This is a battle that has spilled over into the Expert Advisory Committee on Drugs, where Dr Bedford, a founding member, sits along MoH officials. The issue arose at the EACD's meeting in April last year, of which Grey's letter says:

The minutes of the EADC’s April 2016 identify no scientific or legal reason why Dr Bedford’s view is wrong. It appears the different views relate solely to policy consideration and perhaps vested interests, although it remains unclear to me why some members of the committee would prefer to continue to treat CBD as if it is illegal. Clearly government policy cannot override the law that was written by Parliament, and in particular s3A of the Misuse of Drugs Act.

It was discussed again at the EACD's meeting in October – a meeting for which Grey is still unable to obtain minutes.

"They don't want to release them because they're having an internal disagreement about what to say," she said. "Reading between the lines, the Ministry of Health advisors on that committee are saying 'we want it to be covered by the Misuse of Drugs Act' and ESR and other representatives are say, well, legally it isn't."

The Ministry of Health may indeed have quietly given up its argument that CBD is controlled under the MoDA in favour of focusing on the issue of cross-contamination with small amounts of THC, which is typically present in tiny quantities in non-psychoactive strains of cannabis sativa: ie, hemp.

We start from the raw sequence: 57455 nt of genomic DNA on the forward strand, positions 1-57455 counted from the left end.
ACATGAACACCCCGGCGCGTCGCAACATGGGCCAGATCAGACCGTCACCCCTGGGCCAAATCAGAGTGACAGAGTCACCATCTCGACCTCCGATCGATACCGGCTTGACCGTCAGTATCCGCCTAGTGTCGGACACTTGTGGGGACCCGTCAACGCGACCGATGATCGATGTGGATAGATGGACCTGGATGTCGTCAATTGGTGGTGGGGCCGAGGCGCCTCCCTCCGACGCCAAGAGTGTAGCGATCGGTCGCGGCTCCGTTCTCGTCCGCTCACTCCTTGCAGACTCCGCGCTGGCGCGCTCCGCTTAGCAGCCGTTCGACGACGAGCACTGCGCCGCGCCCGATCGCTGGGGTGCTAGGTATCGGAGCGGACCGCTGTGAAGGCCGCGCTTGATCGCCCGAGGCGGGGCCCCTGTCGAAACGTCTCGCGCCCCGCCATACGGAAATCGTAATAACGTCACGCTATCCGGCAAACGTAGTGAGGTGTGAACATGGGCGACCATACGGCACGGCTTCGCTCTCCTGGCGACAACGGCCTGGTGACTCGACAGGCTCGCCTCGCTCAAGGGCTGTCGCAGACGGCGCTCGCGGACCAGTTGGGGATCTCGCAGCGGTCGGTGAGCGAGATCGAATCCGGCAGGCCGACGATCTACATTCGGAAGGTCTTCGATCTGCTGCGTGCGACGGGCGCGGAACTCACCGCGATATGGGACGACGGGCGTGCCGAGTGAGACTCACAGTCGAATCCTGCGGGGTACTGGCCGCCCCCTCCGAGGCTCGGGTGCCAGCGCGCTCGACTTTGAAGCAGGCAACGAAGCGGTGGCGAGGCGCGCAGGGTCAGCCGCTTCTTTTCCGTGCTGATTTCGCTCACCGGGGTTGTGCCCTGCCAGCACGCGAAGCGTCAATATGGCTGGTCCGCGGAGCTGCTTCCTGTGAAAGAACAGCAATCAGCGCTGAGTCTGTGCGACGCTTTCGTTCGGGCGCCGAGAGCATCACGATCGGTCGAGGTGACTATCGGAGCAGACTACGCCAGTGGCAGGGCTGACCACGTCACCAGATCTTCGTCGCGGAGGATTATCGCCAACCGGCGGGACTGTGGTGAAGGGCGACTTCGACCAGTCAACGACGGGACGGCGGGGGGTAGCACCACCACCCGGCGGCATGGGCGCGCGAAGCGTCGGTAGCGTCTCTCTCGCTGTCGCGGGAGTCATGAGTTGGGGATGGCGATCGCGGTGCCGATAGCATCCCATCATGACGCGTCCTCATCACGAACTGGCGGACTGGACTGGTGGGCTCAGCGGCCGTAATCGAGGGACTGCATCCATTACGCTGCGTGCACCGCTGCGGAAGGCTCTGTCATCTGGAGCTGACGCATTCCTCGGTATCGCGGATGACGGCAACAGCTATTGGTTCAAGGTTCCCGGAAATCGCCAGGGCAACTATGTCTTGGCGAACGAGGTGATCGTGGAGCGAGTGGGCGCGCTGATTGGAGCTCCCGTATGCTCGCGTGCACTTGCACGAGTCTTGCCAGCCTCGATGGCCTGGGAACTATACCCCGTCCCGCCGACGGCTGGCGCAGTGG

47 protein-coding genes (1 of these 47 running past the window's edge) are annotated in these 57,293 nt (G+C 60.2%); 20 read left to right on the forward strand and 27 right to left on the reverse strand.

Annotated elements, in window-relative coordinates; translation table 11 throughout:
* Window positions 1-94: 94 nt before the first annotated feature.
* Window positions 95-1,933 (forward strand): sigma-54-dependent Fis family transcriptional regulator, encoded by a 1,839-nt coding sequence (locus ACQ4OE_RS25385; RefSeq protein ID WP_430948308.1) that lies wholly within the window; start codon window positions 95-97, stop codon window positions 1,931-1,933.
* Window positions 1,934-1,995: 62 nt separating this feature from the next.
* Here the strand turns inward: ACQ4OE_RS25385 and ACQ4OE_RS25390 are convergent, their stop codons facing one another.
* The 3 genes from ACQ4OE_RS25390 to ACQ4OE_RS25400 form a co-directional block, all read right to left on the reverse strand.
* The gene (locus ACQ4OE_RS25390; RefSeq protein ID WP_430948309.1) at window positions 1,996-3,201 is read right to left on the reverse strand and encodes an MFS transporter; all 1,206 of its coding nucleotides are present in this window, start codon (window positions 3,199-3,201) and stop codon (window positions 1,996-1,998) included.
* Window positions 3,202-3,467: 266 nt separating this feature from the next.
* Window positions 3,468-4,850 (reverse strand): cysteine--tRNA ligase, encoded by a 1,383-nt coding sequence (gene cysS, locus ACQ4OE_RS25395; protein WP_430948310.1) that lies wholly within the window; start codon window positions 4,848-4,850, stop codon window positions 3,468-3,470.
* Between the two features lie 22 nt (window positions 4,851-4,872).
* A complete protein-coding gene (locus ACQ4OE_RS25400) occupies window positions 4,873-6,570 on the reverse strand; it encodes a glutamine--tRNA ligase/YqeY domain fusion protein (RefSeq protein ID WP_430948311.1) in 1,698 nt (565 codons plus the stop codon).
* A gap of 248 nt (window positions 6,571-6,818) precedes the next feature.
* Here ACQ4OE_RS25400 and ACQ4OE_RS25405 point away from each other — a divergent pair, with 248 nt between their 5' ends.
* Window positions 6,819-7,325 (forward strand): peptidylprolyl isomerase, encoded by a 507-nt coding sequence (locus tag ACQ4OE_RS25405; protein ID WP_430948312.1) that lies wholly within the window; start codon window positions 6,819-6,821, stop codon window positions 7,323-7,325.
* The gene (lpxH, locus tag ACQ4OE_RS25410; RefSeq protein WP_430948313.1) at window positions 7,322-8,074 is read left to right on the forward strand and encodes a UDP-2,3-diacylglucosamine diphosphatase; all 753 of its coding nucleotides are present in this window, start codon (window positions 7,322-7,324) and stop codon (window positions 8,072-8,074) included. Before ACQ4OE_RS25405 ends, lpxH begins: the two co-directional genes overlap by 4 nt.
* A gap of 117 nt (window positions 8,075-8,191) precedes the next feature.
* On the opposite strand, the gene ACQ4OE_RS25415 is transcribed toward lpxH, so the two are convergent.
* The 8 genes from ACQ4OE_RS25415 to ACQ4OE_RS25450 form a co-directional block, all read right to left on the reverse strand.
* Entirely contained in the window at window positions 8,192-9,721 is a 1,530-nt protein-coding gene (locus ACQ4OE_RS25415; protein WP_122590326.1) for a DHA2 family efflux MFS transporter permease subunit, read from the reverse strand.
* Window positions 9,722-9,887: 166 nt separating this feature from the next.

"There's a note in the April minutes saying their secretariat needs to do some research on it.," said Grey. "Well they've had nearly a year now and I don't understand why it's taken so long when Australia's come out loud and clear on it."

In 2015, Australia's Therapeutic Goods Administration (TGA) down-scheduled CBD to a Prescription Only Medicine “in preparations for therapeutic use containing 2 per cent or less of other cannabinoids found in cannabis”. It observed that such low levels of other cannabinoids were "not clinically significant" and that that there was "low risk of misuse or abuse as cannabidiol does not possess psychoactive properties."

Problem solved then, surely.

This brings us to another dimension of this story: which is that cannabidiol is about to be approved by a joint Australia-New Zealand regulator – as food. This process has been grinding on for a long time, but Food Safety Australia New Zealand's Final Assessment Report is clear and emphatic. Although hemp seeds and plant material will inevitably contain CBD, it says:

There are no public health and safety concerns associated with the use of food products containing derivatives of industrial hemp, provided there is compliance with the proposed maximum levels for THC in hempseed, oil derived from hempseed and other products derived from industrial hemp.


Foods containing derivatives of industrial hemp do not produce any psychotropic effects, and cannot be used as a source of THC.

And furthermore:

The current prohibition on Cannabis spp. use in food, in the absence of identified public health and safety concerns, could be contrary to Australia’s and New Zealand’s obligations as members of the World Trade Organization.

In the most recent report I can find, from September, New Zealand's Food Safety minister Jo Goodhew said she supported the sale of low-THC hemp seed food as "a safe and nutritious food, which could potentially provide economic benefits for New Zealand."